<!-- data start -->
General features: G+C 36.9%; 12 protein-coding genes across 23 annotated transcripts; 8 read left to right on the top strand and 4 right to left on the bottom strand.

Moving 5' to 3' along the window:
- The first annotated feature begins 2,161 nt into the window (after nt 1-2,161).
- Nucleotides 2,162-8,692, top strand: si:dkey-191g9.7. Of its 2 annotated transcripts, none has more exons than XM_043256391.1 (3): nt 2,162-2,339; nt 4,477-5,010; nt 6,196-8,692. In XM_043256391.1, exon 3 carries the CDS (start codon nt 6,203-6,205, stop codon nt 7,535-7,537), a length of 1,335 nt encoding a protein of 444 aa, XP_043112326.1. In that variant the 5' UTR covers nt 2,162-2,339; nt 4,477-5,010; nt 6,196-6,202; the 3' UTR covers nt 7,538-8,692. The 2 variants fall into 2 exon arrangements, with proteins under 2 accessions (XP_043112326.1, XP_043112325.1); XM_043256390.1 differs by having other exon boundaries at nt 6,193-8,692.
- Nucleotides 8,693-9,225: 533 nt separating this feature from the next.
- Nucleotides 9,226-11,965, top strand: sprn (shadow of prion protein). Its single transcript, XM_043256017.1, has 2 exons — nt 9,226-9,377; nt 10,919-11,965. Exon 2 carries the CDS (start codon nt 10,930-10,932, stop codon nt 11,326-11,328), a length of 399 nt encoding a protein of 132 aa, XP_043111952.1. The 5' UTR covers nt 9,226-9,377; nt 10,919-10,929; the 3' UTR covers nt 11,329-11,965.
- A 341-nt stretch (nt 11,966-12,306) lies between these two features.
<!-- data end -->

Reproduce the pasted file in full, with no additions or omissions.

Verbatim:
General features: G+C 36.9%; 12 protein-coding genes across 23 annotated transcripts; 8 read left to right on the top strand and 4 right to left on the bottom strand.

Moving 5' to 3' along the window:
- The first annotated feature begins 2,161 nt into the window (after nt 1-2,161).
- Nucleotides 2,162-8,692, top strand: si:dkey-191g9.7. Of its 2 annotated transcripts, none has more exons than XM_043256391.1 (3): nt 2,162-2,339; nt 4,477-5,010; nt 6,196-8,692. In XM_043256391.1, exon 3 carries the CDS (start codon nt 6,203-6,205, stop codon nt 7,535-7,537), a length of 1,335 nt encoding a protein of 444 aa, XP_043112326.1. In that variant the 5' UTR covers nt 2,162-2,339; nt 4,477-5,010; nt 6,196-6,202; the 3' UTR covers nt 7,538-8,692. The 2 variants fall into 2 exon arrangements, with proteins under 2 accessions (XP_043112326.1, XP_043112325.1); XM_043256390.1 differs by having other exon boundaries at nt 6,193-8,692.
- Nucleotides 8,693-9,225: 533 nt separating this feature from the next.
- Nucleotides 9,226-11,965, top strand: sprn (shadow of prion protein). Its single transcript, XM_043256017.1, has 2 exons — nt 9,226-9,377; nt 10,919-11,965. Exon 2 carries the CDS (start codon nt 10,930-10,932, stop codon nt 11,326-11,328), a length of 399 nt encoding a protein of 132 aa, XP_043111952.1. The 5' UTR covers nt 9,226-9,377; nt 10,919-10,929; the 3' UTR covers nt 11,329-11,965.
- A 341-nt stretch (nt 11,966-12,306) lies between these two features.